29 January 2016 – WesBank has noted the Reserve Bank’s decision to hike the interest by 50 basis points, bringing the effective repo rate to 6.75%. The prime lending rate will now change to 10.25%.
The rate hike will affect buyers who have vehicle finance agreements structured around a linked interest rate. Interest on these loans will be recalculated, and account holders will be notified of the increase in their monthly instalment.
“Given the current economic conditions this hike comes as no surprise. But it will not be welcomed by consumers,” says Rudolf Mahoney, Head of Brand and Communication at WesBank. “Household budgets are under tremendous pressure. The interest rate has increased 175 basis points in 24 months, meaning those who have had car and home loans since the start of the rate hiking cycle will now really start feeling the effects.”
Using an example of a vehicle that costs R250 000, financed over 72 months at an interest rate of prime plus 1.5%, the instalment amount at the start of January 2014 would have been R4 710 (at an effective interest rate of 10%, including all charges). Purchasing that same vehicle at today’s hiked interest rate would result in a monthly repayment of R4 935 – a difference of R225.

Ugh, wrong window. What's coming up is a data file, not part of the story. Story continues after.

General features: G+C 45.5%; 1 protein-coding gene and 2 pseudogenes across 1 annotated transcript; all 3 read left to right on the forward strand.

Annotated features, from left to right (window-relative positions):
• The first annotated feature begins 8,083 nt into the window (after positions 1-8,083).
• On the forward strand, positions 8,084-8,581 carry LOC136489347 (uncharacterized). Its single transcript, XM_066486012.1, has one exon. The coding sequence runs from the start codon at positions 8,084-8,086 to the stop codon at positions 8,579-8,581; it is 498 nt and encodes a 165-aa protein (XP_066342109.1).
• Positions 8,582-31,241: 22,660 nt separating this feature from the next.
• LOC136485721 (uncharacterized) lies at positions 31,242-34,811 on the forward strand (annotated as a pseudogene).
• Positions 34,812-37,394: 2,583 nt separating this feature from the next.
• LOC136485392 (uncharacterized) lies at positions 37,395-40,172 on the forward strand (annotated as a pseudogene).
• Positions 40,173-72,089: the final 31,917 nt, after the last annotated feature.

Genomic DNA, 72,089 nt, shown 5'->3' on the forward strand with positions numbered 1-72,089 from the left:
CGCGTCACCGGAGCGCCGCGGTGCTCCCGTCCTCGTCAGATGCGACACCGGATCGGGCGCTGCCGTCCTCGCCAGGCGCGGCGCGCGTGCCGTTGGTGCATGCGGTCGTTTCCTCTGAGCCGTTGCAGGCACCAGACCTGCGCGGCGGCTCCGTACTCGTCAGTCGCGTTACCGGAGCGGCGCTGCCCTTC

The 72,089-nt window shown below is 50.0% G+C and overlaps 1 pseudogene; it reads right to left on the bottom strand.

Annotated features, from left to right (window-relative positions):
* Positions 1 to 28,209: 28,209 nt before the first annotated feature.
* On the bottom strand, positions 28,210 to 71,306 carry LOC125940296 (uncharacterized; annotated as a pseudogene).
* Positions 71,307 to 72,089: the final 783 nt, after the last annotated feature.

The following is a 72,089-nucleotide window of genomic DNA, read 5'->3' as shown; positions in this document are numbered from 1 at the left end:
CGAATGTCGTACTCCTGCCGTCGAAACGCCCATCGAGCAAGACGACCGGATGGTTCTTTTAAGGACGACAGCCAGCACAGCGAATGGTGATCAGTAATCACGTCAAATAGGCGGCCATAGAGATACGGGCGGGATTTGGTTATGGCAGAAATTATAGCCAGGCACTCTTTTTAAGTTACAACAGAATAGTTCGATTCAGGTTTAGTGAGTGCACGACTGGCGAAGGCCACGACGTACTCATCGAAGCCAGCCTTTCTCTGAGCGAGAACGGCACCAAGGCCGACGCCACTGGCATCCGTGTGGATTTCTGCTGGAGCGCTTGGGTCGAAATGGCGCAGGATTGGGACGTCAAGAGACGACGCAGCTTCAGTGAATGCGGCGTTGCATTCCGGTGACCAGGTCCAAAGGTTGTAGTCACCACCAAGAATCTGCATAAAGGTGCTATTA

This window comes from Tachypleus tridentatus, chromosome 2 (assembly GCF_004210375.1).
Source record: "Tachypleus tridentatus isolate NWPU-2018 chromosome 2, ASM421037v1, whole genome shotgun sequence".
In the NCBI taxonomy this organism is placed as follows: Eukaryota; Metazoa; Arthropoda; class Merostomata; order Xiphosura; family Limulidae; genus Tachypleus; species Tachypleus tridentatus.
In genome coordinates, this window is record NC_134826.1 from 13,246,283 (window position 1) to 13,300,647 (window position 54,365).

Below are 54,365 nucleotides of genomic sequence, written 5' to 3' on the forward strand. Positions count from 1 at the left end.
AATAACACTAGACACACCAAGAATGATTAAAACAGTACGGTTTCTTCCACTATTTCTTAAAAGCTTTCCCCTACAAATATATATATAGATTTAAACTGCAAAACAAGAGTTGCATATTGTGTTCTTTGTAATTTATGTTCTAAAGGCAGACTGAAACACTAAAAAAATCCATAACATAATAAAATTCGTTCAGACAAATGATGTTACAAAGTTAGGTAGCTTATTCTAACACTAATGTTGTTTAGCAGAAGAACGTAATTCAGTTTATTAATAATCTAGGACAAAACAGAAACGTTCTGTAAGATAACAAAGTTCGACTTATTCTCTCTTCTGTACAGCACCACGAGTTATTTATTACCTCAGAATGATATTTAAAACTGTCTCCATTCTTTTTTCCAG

“Every time there’s a 25bps hike a vehicle’s monthly instalment only changes by 20 or 30 rand, but all those small hikes add up,” says Mahoney. “This is an excellent example of why we urge consumers to build some fat into their car-buying budgets.”
Consumers with additional debt will notice the increased repayments starting to significantly affect their budgets. Household debt levels in South Africa remain at high levels – with more than 75% of disposable income servicing debt. Rising interest rates and inflation, brought on by a deteriorating rand and compounded by the fallout of the national drought, will see buyers either postpone vehicle purchases, buy down or exit the new market altogether in order to find better value the used market.